At the time, most owners and workers were Japanese. This was because there were few exceptions to laws against Chinese immigration, and Japanese food was not very popular then. This is how the idea of getting your fortune from a cookie became linked to Chinese food.

Why are fortune cookies no longer related to Japan?

Unfortunately, things that happened during World War II linked fortune cookies and Chinese food even more substantially. After the Empire of Japan attacked the U.S. naval base at Pearl Harbor in 1941, Franklin D. Roosevelt, who was president at the time, gave the order to put all Japanese Americans in internment camps.

Because of this, many businesses owned by Japanese Americans had to close, including some that made fortune cookies. This made it possible for companies owned by Chinese Americans to start making cookies. This made their connection to Chinese food even more substantial.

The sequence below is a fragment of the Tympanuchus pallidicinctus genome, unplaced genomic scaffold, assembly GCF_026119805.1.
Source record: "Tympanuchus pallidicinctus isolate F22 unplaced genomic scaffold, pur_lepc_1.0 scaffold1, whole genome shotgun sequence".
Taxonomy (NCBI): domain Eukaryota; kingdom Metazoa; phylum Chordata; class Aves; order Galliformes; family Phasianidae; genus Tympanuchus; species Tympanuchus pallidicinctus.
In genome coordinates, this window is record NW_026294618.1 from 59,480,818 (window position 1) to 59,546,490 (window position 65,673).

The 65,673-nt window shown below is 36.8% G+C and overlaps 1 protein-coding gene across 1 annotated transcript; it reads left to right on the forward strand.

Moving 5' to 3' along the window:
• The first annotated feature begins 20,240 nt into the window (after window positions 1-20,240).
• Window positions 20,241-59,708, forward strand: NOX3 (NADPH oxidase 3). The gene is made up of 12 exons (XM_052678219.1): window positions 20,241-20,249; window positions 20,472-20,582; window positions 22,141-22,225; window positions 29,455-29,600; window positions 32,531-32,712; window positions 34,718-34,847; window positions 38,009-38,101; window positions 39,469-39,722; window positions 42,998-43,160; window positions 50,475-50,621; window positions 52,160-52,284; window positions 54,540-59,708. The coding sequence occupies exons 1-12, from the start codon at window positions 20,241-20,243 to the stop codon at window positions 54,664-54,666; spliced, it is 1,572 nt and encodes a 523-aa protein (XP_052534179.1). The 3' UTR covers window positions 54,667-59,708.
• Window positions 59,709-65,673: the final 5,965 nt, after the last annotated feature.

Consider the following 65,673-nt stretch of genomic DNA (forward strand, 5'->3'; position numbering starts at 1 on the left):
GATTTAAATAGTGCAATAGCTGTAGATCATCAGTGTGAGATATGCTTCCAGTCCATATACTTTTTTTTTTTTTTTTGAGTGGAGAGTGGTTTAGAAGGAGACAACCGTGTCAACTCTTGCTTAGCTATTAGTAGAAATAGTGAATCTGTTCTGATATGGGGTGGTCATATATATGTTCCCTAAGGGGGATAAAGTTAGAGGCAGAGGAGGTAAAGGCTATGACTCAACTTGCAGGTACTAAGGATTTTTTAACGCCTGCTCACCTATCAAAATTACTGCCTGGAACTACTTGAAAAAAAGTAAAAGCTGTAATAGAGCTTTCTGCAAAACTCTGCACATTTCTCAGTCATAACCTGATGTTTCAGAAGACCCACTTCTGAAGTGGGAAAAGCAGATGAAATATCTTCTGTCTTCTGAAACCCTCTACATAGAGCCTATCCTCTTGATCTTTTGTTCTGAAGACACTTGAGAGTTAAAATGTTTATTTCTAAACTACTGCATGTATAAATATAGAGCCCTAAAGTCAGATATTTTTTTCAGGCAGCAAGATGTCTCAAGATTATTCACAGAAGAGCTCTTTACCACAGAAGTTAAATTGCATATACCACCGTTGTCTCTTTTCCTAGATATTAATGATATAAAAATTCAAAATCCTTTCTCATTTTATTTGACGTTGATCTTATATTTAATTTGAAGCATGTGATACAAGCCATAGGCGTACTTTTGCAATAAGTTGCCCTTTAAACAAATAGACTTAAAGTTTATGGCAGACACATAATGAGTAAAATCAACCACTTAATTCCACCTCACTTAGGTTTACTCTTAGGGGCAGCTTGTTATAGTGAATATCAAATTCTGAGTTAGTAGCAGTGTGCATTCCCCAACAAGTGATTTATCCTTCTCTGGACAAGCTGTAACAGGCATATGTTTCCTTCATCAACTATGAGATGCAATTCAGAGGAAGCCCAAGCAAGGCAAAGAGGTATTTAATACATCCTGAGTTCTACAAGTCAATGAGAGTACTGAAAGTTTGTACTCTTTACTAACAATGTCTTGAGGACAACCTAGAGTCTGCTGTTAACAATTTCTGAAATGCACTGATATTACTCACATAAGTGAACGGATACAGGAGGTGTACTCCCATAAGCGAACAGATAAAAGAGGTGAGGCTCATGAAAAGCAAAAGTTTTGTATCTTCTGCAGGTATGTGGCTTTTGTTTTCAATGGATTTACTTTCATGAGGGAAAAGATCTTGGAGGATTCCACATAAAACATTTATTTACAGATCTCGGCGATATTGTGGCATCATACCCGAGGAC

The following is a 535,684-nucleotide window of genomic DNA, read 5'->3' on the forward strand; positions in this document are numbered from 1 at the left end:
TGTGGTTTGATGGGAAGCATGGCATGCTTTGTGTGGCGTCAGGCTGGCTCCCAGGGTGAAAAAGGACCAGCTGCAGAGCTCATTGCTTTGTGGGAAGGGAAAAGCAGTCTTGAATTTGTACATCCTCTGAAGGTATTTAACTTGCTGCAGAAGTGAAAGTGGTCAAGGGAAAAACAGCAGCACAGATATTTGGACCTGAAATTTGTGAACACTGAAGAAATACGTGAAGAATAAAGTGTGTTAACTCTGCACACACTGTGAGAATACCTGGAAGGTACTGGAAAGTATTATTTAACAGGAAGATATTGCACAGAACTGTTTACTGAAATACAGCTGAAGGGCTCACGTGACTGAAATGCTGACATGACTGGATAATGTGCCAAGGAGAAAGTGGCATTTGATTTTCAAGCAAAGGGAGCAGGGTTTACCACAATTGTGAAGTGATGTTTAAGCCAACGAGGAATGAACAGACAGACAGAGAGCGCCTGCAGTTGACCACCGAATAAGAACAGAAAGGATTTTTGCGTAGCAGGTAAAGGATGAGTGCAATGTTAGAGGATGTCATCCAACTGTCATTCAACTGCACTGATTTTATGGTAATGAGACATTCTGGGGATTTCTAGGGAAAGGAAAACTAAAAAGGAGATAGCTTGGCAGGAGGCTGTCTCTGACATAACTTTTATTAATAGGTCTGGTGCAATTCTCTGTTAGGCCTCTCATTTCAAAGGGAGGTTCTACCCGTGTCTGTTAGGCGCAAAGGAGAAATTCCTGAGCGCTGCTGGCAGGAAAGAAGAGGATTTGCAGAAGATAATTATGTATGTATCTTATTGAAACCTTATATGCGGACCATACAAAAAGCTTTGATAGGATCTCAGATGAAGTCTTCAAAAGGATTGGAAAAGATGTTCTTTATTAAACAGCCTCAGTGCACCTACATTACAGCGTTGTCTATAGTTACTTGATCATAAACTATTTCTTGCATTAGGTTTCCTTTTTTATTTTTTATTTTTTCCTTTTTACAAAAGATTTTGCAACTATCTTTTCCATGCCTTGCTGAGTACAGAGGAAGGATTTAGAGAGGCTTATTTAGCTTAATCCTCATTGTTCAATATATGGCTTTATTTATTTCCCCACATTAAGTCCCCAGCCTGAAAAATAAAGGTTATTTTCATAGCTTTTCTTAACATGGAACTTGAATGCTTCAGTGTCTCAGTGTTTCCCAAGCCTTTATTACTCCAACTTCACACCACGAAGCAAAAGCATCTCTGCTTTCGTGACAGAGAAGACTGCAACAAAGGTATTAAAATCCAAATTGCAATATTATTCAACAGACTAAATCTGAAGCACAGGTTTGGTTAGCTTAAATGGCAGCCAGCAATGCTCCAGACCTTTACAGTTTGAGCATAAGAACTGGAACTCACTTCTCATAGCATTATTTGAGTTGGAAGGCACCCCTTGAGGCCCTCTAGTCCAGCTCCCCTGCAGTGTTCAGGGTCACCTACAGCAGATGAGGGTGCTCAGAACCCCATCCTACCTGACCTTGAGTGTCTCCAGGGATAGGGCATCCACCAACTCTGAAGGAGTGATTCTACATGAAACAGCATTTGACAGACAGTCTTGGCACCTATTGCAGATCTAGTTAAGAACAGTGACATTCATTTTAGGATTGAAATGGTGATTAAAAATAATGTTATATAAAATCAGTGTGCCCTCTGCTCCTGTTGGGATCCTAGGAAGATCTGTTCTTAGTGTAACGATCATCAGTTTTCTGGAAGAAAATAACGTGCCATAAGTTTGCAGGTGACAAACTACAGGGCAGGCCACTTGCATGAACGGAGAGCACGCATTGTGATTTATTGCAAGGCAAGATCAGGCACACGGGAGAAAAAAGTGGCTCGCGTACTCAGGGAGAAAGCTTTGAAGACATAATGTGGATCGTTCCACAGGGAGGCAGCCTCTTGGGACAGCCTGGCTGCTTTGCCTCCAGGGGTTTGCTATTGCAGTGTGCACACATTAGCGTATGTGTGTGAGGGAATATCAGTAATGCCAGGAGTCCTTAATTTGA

A man is making a curved pastry at a factory.
Fortune cookies are a multi-million dollar industry. Image via Shutterstock

Therefore, fortune cookies came from Japan, even though they are most often associated with Chinese-American food. But the history of the fortune cookie shows how people from different cultures have mixed and changed in the United States due to immigration.

This is something you can learn from looking at the cookie. Through immigration, cultural assimilation, and changes in history, the fortune cookie, which was once thought to be a traditional Japanese street food, has become an essential part of Chinese-American cuisine.

A tray of tsujiura senbei also known as fortune cookies. They are rich and dark.
Tsujiura senbei is very savory. Image via Atlas Obscura